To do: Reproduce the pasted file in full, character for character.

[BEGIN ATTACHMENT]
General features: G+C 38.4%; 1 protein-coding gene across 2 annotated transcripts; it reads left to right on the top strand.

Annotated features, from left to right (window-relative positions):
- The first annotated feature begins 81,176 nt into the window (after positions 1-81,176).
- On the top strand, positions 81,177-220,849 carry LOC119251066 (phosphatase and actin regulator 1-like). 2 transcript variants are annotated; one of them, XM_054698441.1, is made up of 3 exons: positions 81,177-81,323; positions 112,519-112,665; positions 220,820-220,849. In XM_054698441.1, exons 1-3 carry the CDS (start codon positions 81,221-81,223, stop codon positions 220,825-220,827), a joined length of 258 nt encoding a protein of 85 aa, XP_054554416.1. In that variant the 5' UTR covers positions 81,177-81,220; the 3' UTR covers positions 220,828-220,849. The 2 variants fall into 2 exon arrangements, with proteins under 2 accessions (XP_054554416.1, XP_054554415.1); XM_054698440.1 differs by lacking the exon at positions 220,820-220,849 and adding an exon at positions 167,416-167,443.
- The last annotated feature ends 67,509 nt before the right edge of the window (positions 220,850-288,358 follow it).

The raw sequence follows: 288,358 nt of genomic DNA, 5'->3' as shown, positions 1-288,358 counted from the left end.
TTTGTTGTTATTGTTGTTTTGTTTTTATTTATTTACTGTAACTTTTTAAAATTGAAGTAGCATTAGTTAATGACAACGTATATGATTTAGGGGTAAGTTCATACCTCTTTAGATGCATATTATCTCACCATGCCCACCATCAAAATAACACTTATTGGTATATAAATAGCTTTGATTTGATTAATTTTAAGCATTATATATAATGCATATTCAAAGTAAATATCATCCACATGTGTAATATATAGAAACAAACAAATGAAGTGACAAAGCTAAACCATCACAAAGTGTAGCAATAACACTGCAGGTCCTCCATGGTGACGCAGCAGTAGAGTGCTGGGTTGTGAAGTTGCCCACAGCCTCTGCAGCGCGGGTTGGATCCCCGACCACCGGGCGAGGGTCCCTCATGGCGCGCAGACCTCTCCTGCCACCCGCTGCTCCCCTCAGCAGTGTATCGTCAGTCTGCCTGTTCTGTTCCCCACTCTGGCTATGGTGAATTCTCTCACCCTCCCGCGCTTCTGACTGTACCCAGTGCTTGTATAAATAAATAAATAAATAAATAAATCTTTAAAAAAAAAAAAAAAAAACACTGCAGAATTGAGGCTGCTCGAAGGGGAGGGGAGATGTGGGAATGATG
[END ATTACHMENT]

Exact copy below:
General features: G+C 38.4%; 1 protein-coding gene across 2 annotated transcripts; it reads left to right on the top strand.

Annotated features, from left to right (window-relative positions):
- The first annotated feature begins 81,176 nt into the window (after positions 1-81,176).
- On the top strand, positions 81,177-220,849 carry LOC119251066 (phosphatase and actin regulator 1-like). 2 transcript variants are annotated; one of them, XM_054698441.1, is made up of 3 exons: positions 81,177-81,323; positions 112,519-112,665; positions 220,820-220,849. In XM_054698441.1, exons 1-3 carry the CDS (start codon positions 81,221-81,223, stop codon positions 220,825-220,827), a joined length of 258 nt encoding a protein of 85 aa, XP_054554416.1. In that variant the 5' UTR covers positions 81,177-81,220; the 3' UTR covers positions 220,828-220,849. The 2 variants fall into 2 exon arrangements, with proteins under 2 accessions (XP_054554416.1, XP_054554415.1); XM_054698440.1 differs by lacking the exon at positions 220,820-220,849 and adding an exon at positions 167,416-167,443.
- The last annotated feature ends 67,509 nt before the right edge of the window (positions 220,850-288,358 follow it).

The raw sequence follows: 288,358 nt of genomic DNA, 5'->3' as shown, positions 1-288,358 counted from the left end.
TTTGTTGTTATTGTTGTTTTGTTTTTATTTATTTACTGTAACTTTTTAAAATTGAAGTAGCATTAGTTAATGACAACGTATATGATTTAGGGGTAAGTTCATACCTCTTTAGATGCATATTATCTCACCATGCCCACCATCAAAATAACACTTATTGGTATATAAATAGCTTTGATTTGATTAATTTTAAGCATTATATATAATGCATATTCAAAGTAAATATCATCCACATGTGTAATATATAGAAACAAACAAATGAAGTGACAAAGCTAAACCATCACAAAGTGTAGCAATAACACTGCAGGTCCTCCATGGTGACGCAGCAGTAGAGTGCTGGGTTGTGAAGTTGCCCACAGCCTCTGCAGCGCGGGTTGGATCCCCGACCACCGGGCGAGGGTCCCTCATGGCGCGCAGACCTCTCCTGCCACCCGCTGCTCCCCTCAGCAGTGTATCGTCAGTCTGCCTGTTCTGTTCCCCACTCTGGCTATGGTGAATTCTCTCACCCTCCCGCGCTTCTGACTGTACCCAGTGCTTGTATAAATAAATAAATAAATAAATAAATCTTTAAAAAAAAAAAAAAAAAACACTGCAGAATTGAGGCTGCTCGAAGGGGAGGGGAGATGTGGGAATGATG